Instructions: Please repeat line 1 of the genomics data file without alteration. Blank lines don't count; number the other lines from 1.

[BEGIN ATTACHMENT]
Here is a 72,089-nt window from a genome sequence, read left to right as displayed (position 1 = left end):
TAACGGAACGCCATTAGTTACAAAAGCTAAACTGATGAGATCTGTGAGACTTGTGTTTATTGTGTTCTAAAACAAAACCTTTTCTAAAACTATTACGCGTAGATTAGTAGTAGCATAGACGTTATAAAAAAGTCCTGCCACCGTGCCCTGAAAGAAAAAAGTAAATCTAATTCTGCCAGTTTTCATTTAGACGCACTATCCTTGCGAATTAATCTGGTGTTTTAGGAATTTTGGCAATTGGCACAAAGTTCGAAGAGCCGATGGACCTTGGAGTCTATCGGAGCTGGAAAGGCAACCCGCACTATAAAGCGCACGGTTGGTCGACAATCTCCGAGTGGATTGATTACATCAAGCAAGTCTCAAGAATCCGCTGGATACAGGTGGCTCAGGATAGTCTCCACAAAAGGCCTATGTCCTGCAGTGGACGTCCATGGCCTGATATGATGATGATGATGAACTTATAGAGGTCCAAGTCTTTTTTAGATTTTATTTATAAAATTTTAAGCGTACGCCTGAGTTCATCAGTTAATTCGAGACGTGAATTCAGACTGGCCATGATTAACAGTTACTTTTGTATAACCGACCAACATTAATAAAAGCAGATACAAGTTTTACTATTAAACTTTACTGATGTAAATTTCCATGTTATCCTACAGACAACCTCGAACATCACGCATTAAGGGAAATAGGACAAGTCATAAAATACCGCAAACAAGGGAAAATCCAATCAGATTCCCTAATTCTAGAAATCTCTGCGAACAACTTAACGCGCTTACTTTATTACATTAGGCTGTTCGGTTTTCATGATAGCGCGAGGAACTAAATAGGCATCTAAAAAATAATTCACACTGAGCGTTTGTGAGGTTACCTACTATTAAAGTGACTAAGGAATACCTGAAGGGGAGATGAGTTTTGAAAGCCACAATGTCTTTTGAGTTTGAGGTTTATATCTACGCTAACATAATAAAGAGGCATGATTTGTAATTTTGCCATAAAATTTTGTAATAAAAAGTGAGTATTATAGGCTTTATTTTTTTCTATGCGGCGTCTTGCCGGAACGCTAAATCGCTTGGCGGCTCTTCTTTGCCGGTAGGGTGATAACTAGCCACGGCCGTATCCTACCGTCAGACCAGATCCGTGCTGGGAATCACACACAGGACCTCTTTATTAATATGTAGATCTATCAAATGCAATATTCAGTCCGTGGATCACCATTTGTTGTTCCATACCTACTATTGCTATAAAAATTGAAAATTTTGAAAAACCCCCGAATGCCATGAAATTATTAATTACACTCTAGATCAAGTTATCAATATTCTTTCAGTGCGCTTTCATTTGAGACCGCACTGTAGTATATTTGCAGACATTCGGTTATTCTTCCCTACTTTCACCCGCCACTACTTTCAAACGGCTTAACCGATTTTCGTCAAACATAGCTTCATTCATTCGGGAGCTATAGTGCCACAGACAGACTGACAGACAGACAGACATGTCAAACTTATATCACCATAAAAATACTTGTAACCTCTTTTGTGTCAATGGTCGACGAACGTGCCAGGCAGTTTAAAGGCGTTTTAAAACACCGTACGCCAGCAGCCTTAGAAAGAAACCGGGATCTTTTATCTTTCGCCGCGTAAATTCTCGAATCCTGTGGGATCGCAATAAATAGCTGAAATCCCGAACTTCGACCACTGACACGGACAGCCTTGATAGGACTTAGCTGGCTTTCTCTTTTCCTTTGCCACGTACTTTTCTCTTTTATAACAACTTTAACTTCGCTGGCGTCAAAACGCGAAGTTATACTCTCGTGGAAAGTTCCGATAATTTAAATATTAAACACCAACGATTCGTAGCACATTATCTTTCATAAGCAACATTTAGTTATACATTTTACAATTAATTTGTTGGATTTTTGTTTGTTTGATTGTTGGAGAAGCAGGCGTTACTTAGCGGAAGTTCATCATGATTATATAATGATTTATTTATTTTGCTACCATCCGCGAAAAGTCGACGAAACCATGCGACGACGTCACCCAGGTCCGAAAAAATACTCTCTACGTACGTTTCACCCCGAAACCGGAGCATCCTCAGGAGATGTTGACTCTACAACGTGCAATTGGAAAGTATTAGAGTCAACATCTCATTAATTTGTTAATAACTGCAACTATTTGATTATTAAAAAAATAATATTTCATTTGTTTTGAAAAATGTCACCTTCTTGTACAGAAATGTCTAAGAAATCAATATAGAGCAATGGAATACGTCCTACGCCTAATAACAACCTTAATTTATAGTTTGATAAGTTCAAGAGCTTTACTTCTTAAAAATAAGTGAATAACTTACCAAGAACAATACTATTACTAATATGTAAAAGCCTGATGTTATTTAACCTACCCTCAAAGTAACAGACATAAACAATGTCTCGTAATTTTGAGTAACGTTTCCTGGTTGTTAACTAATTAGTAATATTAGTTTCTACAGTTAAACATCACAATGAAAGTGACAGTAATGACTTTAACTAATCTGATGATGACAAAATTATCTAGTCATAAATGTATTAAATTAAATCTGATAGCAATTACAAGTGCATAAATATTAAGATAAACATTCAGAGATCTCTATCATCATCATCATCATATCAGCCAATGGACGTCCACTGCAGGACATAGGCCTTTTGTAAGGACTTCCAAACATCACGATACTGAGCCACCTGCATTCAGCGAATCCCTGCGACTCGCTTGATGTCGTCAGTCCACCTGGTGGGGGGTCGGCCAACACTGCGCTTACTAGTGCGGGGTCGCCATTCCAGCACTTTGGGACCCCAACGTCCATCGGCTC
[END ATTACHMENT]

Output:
Here is a 72,089-nt window from a genome sequence, read left to right as displayed (position 1 = left end):